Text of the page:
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Drawing and Drafting Tools: Cleaning

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Clean Erasing
Drawing and Drafting Tools: Cleaning
© Gaston Thauvin, licensed to About.com, Inc.
Erasing pencil can leave a mess of eraser particles on your work. Artists and drafters quickly learn that it isn't wise to use your hands to brush off their paper after using an eraser. It results in a smudged drawing - unacceptable to the client, and difficult to read when reproduced. Chances are that their fingertips have left greasy marks and missed fragments of eraser waste, which interfere with smooth drawing.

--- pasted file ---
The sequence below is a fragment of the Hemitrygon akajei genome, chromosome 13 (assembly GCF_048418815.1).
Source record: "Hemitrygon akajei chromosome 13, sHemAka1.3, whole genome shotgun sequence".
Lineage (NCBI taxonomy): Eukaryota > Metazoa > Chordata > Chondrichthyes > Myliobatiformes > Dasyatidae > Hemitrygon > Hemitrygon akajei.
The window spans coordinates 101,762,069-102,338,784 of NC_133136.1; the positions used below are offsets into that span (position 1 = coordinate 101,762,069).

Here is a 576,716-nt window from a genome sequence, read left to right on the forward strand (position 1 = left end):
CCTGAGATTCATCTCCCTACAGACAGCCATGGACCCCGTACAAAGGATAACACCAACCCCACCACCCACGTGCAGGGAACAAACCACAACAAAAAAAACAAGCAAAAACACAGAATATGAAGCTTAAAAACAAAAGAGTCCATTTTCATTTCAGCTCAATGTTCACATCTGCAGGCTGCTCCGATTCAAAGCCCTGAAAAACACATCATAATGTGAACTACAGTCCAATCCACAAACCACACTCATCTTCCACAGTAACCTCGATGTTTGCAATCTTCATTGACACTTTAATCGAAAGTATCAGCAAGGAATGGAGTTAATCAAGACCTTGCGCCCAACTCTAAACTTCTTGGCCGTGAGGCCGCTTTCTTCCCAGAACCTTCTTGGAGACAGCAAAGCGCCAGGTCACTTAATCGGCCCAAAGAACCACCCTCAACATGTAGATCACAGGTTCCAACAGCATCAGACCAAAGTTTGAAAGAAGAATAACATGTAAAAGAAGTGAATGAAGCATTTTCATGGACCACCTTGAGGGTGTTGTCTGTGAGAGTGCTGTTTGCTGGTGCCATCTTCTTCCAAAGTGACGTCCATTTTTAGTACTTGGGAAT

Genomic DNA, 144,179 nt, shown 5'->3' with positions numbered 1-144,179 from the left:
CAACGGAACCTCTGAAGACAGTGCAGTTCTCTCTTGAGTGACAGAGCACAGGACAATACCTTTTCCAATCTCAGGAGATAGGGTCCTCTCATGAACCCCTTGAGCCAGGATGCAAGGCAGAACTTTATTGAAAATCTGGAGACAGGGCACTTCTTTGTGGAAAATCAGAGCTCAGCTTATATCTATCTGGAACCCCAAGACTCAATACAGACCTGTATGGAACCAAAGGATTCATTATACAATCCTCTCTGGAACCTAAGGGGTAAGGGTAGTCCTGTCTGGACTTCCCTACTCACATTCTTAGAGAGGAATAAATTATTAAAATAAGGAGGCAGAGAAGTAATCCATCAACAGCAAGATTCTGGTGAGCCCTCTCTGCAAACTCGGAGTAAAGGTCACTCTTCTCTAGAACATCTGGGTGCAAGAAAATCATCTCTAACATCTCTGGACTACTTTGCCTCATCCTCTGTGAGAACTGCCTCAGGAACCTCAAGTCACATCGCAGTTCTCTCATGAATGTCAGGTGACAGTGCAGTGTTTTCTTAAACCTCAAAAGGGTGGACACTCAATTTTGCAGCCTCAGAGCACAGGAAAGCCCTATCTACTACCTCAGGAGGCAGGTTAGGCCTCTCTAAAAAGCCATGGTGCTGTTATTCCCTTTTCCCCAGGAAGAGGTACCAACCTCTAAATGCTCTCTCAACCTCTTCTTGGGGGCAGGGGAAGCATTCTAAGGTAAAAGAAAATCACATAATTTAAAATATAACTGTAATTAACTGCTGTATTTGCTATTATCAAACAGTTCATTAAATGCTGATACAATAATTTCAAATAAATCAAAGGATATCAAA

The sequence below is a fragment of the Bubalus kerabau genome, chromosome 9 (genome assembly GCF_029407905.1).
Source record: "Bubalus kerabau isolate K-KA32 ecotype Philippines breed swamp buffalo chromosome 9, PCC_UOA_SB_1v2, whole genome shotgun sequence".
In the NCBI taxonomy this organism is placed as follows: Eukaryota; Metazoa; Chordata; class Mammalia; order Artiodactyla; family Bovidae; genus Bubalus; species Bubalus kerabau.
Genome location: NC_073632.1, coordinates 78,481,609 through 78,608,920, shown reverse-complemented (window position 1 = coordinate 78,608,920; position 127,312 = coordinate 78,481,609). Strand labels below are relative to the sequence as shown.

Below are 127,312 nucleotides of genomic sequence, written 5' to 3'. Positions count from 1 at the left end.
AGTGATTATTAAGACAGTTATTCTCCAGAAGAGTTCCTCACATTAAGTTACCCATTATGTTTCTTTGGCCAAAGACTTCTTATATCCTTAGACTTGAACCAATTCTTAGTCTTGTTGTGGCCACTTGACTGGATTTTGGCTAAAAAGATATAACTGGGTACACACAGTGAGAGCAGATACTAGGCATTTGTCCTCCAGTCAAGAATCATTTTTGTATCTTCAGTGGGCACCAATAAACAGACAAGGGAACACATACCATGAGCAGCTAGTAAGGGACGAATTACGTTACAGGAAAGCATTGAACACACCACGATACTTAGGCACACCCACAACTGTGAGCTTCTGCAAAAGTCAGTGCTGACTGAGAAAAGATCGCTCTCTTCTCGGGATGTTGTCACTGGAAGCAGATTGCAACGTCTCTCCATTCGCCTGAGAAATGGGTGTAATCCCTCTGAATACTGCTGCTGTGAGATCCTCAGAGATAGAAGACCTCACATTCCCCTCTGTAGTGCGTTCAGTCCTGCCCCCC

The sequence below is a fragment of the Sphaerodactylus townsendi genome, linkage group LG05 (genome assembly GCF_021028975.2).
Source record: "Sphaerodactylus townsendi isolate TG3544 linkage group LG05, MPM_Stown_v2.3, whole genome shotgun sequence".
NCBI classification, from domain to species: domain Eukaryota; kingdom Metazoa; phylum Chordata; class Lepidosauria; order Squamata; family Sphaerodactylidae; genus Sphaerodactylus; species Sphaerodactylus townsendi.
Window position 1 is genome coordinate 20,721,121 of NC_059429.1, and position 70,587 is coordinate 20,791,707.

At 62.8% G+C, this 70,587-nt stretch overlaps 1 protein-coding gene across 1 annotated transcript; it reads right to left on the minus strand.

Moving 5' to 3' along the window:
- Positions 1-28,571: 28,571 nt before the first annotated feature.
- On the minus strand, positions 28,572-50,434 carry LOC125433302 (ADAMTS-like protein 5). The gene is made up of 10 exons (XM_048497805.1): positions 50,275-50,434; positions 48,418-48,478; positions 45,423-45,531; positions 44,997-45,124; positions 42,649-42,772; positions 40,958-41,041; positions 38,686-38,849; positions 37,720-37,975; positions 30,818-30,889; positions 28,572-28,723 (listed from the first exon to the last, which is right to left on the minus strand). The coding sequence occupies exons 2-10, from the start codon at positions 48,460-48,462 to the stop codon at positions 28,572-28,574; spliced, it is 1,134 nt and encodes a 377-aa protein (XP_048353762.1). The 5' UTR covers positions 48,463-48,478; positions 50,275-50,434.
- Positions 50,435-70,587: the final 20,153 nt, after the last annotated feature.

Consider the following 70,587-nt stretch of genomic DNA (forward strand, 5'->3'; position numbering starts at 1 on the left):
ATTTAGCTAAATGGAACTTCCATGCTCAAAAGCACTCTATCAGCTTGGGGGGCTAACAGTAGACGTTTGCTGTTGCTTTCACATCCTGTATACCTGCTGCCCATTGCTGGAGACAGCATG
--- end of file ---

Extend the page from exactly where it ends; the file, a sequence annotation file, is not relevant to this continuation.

It's a good idea to begin with a clean eraser. To clean excess graphite from a white plastic or gum eraser, simply rub it briskly on a piece of coarse scrap paper. Card - the rough brown kind - cut from breakfast cereal boxes works well. If your eraser is very greasy and dirty, you can use a craft knife to trim away the ends.

To clean a kneadable eraser, you need to stretch and fold the eraser like putty, so that a fresh surface is created. After a while, the eraser becomes saturated and you will need to replace it.

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